Anita’s photography mirrors the interior worlds in which she resides. Both are studies in contrasts—a medley of colors, textures and influences. In her homes, found items are stationed alongside pedigreed design pieces, insect specimens juxtaposed with books. The whole cacophony is then meticulously organized so that the assortment never veers into messy territory. “I dislike the fact that I’m labeled as a collector,” Anita says. “A ‘collection’ sounds like you don’t touch anything. I lived with my stuff—I sat on my chairs!” In The New York Times, esteemed critic Pilar Viladas once wrote that her apartment in New York’s Chelsea neighborhood was “simple and unadorned, yet quite elegant—rather like Anita herself. Her domestic aesthetic embraces materials both rugged and fine, forms both imperfect and perfect, and objects both humble and luxurious.”

“She nailed me in so few words,” Anita says.

Though she lived in that apartment for 21 years—“it was my temple,” she says—Anita sold it in 2013 along with her prized assortment of mid-century furniture, which included pieces from Jean Prouvé, Charlotte Perriand, Serge Mouille and George Nakashima, as well as Irving Penn photographs and other objects picked up over the years. But it was all part of the plan: Anita always knew she would retire in Colombia and had set a target to move back when she was 60 years old. Though she still travels to the US and Europe for shoots—“it feels good to still be a little part of the map in New York; it keeps me alive, motivated and inspired”—the moment had come to return to her home country’s embrace.

After all, Anita’s time abroad had come with its fair share of character-building hard knocks. She lost many friends to AIDS in the midst of the crisis in the ’80s and ’90s (including Maria’s brother, Roberto), as well as two loved ones to cancer: one of her siblings and stylist Barbara Fierros, her partner after Maria, whom she was with for 13 years. But despite mourning the people who have left her side, she remains positive in the face of adversity—and thankful. “I’m lucky to be at this moment in my life,” she says. In the end, the decision to dismantle her temple and relocate back to Cali was bittersweet. “I was emotional,” she says, “but I was liberated, too.”

In her headstrong early years, Anita was eager to escape Colombia so that she could forge her own path in the world. But now that her journey was beginning to come full circle, her impulse for a fresh start was about just that: going back to the start. “I missed my roots, my soil, my birds, my smells, my fruit, my surroundings—my world that I left not loving,” she says. “If I had stayed in Colombia, I would’ve married a boyfriend I had at the time—I would’ve become a lady who lunches. But coming back was what I needed.”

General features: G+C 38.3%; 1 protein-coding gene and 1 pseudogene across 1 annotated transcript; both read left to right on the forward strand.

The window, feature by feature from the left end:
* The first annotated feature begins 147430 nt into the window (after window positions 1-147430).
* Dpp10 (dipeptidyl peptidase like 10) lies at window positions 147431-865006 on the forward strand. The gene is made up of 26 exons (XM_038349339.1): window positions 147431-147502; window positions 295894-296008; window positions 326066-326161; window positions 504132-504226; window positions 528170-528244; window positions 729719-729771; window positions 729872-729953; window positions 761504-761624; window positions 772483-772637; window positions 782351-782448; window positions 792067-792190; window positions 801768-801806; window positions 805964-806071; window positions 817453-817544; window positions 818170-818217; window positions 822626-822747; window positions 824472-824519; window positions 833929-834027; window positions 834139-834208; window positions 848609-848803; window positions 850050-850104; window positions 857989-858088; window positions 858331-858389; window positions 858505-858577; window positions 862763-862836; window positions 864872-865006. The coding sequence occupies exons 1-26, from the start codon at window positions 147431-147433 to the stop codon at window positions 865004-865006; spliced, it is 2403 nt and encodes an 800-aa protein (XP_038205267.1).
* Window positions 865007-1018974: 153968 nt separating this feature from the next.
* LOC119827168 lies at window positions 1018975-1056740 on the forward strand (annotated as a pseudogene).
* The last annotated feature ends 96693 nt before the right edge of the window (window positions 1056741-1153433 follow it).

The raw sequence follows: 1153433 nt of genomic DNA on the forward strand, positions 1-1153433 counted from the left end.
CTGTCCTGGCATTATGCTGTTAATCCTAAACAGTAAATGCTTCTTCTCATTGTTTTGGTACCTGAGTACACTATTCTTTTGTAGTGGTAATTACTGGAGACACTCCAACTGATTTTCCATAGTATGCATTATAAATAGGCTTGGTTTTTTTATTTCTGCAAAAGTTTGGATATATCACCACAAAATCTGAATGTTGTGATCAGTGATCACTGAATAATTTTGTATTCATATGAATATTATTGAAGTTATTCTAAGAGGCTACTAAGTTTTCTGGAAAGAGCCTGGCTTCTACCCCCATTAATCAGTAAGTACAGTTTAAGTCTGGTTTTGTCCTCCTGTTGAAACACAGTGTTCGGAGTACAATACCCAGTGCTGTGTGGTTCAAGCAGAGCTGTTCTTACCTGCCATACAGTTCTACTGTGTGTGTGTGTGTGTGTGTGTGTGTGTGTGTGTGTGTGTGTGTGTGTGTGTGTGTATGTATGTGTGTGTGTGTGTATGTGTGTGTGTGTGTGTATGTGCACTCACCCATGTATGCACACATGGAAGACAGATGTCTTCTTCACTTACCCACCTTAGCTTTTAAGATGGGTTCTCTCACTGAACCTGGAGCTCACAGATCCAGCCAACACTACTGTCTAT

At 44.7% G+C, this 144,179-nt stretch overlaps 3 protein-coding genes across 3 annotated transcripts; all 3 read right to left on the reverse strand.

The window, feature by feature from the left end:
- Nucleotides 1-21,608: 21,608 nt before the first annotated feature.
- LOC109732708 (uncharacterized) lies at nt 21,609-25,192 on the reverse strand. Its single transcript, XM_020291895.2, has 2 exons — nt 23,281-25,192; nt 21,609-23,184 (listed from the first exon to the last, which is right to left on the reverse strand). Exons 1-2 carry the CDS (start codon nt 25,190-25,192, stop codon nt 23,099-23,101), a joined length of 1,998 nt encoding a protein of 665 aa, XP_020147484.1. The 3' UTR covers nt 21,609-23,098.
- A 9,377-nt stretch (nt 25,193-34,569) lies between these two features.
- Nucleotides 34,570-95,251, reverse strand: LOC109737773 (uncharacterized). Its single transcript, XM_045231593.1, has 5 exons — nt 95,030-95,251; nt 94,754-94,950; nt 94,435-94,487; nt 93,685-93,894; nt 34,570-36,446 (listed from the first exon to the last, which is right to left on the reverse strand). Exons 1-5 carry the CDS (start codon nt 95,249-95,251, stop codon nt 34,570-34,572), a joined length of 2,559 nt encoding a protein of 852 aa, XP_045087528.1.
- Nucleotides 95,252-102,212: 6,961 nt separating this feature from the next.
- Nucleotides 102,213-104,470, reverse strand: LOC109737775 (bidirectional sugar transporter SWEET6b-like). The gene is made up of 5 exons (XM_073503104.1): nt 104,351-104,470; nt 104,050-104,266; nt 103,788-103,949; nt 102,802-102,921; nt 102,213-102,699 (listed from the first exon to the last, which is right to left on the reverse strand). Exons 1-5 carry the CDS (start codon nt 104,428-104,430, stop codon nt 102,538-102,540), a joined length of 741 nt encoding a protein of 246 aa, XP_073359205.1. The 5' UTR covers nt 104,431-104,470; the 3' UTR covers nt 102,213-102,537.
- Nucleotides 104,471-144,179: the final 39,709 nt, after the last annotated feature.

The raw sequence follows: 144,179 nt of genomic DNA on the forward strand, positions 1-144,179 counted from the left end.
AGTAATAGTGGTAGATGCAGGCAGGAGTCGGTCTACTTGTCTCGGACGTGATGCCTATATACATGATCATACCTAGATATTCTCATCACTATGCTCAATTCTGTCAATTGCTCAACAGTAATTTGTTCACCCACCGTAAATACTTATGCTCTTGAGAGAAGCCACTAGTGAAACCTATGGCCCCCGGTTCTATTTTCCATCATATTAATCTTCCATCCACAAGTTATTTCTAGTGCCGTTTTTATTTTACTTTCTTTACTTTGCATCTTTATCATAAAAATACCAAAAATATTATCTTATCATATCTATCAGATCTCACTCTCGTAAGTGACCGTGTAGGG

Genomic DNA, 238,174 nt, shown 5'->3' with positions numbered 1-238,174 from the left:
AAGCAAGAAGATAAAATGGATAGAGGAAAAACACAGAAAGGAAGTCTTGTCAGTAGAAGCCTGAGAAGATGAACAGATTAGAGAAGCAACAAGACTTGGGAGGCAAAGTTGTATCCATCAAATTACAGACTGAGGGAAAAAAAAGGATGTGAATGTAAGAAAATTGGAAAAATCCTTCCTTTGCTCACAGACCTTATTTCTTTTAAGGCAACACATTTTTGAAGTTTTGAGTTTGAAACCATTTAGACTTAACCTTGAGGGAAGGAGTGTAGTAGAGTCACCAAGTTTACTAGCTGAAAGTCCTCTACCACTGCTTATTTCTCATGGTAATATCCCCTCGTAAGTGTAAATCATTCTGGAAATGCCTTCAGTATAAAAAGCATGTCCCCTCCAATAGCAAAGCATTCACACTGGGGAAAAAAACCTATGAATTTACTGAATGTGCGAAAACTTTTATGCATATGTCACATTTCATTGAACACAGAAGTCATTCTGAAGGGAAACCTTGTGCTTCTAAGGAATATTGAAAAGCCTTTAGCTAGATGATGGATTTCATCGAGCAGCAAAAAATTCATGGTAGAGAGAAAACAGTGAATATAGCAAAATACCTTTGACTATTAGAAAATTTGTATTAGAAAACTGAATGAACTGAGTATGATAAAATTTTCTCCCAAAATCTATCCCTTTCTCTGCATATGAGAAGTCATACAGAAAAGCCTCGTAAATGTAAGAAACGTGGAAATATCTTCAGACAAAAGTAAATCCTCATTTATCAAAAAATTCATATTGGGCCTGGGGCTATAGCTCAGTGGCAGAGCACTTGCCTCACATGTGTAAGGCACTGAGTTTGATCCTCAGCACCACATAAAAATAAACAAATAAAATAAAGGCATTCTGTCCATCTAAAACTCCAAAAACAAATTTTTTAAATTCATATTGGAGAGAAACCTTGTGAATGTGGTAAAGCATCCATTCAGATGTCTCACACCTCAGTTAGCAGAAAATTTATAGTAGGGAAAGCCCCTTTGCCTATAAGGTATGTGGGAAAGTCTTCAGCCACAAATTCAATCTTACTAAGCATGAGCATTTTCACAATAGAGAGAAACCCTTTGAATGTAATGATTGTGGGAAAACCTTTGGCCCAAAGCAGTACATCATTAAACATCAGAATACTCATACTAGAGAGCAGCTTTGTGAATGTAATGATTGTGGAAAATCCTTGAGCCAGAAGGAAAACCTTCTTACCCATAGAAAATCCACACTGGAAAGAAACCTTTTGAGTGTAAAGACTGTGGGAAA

Anita now splits her time between Colombia and Barcelona, where her partner for the last eight years—Gemma Comas, an accomplished photographer who was formerly Anita’s assistant—is based. Though Anita finds comfort in returning home, she welcomes the cosmopolitanism that globe-trotting offers her. “Colombia is nature, peace, family, roots and old friends,” she says. “But Barcelona is culture, art, different foods and the old world. I like having those two things combined—I need it.”

Though she’s parted with much of the furniture she owned for 20 years—a necessity of moving into a smaller home on a different continent—some of it came with her to Colombia, such as a table she co-designed with Mira Nakashima. With a smattering of classic pieces and personal touches, it’s an unfussy and livable space made special through Anita’s artfully displayed flea market finds, preserved butterflies, artifacts and countless family photos.

Her new home is tucked in the forest and exudes a similar sensibility as her former apartment, despite being situated in a totally disparate context. The two-bedroom house—which she designed, just as her parents did her childhood home—is open and airy with high ceilings and a mix of tactile materials like local woods, brick and polished concrete floors punctuated with river pebbles. “It’s very integrated with nature,” she says.

Decks wrap around the perimeter as a transitional space between the enclosed rooms and the great outdoors, and wind blows through the doors and windows, permeating the house with the smell of fresh, wild air. “There are birds, butterflies, iguanas, every kind of animal coming inside,” she says. “It feels very much like a treehouse.” Her garden is filled with native species such as grasses, ferns and big-leaved botanicals, as well as a few orchids near the entrance. Last Christmas she even planted an olive tree to commemorate her beloved dog that passed away—her new dog, Lulow, now spends his days running rings around the house and garden.

While her hillside oasis is modestly sized, it’s still expansive enough for Anita’s extended family to come visit, just as they did for her birthday weekend last year. Anita is very close with her four living siblings, all of whom live in Cali except for a sister who resides in Medellín, a city 270 miles north. (Her brother’s house is even conveniently next door.) Between her 10 nieces and nephews and their nine children, there’s a constant cycle of baptisms, graduations and birthdays that she never had the chance to attend when living in New York. “There were many events that I missed—like my mother’s 80th birthday and first communions—and now I’m kind of catching up with the next generation,” she says.

This year, Anita is taking advantage of having extra time by regularly visiting her beach house on the Colombian coast and re-immersing herself in painting, her first medium. Indeed, youthful restlessness and zeal for being in a perpetual state of “doing” hasn’t left Anita, and it likely never will. “I can’t imagine just sitting in a chair, reading a book, with the beautiful view from my house,” she says. “It’s not me.”

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This story is from Kinfolk Issue Twenty